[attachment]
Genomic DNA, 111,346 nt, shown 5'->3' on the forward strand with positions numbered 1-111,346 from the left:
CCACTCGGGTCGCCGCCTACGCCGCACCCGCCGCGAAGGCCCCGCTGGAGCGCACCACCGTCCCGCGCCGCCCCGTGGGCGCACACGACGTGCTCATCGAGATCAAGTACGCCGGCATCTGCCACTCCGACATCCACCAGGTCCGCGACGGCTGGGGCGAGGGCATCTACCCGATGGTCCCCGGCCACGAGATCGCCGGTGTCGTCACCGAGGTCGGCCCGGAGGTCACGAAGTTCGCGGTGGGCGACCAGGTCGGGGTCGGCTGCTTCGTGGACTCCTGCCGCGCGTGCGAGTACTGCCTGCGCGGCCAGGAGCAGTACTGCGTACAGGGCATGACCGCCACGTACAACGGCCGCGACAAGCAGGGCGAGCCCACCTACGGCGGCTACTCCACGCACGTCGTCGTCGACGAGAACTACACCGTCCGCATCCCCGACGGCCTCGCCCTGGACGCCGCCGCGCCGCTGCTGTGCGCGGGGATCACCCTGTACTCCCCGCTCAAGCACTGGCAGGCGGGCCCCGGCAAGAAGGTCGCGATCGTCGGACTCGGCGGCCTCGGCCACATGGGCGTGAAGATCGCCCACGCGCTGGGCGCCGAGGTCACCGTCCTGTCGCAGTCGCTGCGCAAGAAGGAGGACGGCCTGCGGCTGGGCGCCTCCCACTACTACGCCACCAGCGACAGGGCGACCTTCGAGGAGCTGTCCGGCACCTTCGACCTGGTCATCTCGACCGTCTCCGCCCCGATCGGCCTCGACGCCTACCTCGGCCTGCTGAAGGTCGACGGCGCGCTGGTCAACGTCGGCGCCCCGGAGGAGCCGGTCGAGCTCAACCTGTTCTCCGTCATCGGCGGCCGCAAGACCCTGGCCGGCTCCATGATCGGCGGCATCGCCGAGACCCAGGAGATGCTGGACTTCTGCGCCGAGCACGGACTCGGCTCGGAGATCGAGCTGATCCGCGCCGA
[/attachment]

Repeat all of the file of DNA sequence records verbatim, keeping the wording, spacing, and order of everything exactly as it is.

Genomic DNA, 111,346 nt, shown 5'->3' on the forward strand with positions numbered 1-111,346 from the left:
CCACTCGGGTCGCCGCCTACGCCGCACCCGCCGCGAAGGCCCCGCTGGAGCGCACCACCGTCCCGCGCCGCCCCGTGGGCGCACACGACGTGCTCATCGAGATCAAGTACGCCGGCATCTGCCACTCCGACATCCACCAGGTCCGCGACGGCTGGGGCGAGGGCATCTACCCGATGGTCCCCGGCCACGAGATCGCCGGTGTCGTCACCGAGGTCGGCCCGGAGGTCACGAAGTTCGCGGTGGGCGACCAGGTCGGGGTCGGCTGCTTCGTGGACTCCTGCCGCGCGTGCGAGTACTGCCTGCGCGGCCAGGAGCAGTACTGCGTACAGGGCATGACCGCCACGTACAACGGCCGCGACAAGCAGGGCGAGCCCACCTACGGCGGCTACTCCACGCACGTCGTCGTCGACGAGAACTACACCGTCCGCATCCCCGACGGCCTCGCCCTGGACGCCGCCGCGCCGCTGCTGTGCGCGGGGATCACCCTGTACTCCCCGCTCAAGCACTGGCAGGCGGGCCCCGGCAAGAAGGTCGCGATCGTCGGACTCGGCGGCCTCGGCCACATGGGCGTGAAGATCGCCCACGCGCTGGGCGCCGAGGTCACCGTCCTGTCGCAGTCGCTGCGCAAGAAGGAGGACGGCCTGCGGCTGGGCGCCTCCCACTACTACGCCACCAGCGACAGGGCGACCTTCGAGGAGCTGTCCGGCACCTTCGACCTGGTCATCTCGACCGTCTCCGCCCCGATCGGCCTCGACGCCTACCTCGGCCTGCTGAAGGTCGACGGCGCGCTGGTCAACGTCGGCGCCCCGGAGGAGCCGGTCGAGCTCAACCTGTTCTCCGTCATCGGCGGCCGCAAGACCCTGGCCGGCTCCATGATCGGCGGCATCGCCGAGACCCAGGAGATGCTGGACTTCTGCGCCGAGCACGGACTCGGCTCGGAGATCGAGCTGATCCGCGCCGA